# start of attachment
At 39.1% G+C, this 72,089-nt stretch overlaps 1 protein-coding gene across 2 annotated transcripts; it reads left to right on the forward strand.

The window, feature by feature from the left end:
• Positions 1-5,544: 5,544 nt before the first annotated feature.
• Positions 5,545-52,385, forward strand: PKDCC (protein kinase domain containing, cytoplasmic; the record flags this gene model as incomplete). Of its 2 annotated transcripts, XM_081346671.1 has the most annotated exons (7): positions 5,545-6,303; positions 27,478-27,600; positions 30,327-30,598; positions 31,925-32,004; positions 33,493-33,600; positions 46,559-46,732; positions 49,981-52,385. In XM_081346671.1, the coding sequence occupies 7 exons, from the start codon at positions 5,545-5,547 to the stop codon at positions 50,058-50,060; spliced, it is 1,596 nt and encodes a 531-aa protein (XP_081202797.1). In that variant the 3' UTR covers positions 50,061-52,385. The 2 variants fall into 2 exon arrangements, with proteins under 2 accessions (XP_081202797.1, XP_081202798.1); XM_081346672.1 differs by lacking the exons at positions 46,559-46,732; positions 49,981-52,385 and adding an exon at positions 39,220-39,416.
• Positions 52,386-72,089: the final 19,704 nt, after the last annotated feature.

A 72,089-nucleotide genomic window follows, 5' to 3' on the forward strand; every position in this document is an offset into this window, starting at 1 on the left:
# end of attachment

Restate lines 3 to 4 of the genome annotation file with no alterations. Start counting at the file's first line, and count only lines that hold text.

• Positions 1-5,544: 5,544 nt before the first annotated feature.
• Positions 5,545-52,385, forward strand: PKDCC (protein kinase domain containing, cytoplasmic; the record flags this gene model as incomplete). Of its 2 annotated transcripts, XM_081346671.1 has the most annotated exons (7): positions 5,545-6,303; positions 27,478-27,600; positions 30,327-30,598; positions 31,925-32,004; positions 33,493-33,600; positions 46,559-46,732; positions 49,981-52,385. In XM_081346671.1, the coding sequence occupies 7 exons, from the start codon at positions 5,545-5,547 to the stop codon at positions 50,058-50,060; spliced, it is 1,596 nt and encodes a 531-aa protein (XP_081202797.1). In that variant the 3' UTR covers positions 50,061-52,385. The 2 variants fall into 2 exon arrangements, with proteins under 2 accessions (XP_081202797.1, XP_081202798.1); XM_081346672.1 differs by lacking the exons at positions 46,559-46,732; positions 49,981-52,385 and adding an exon at positions 39,220-39,416.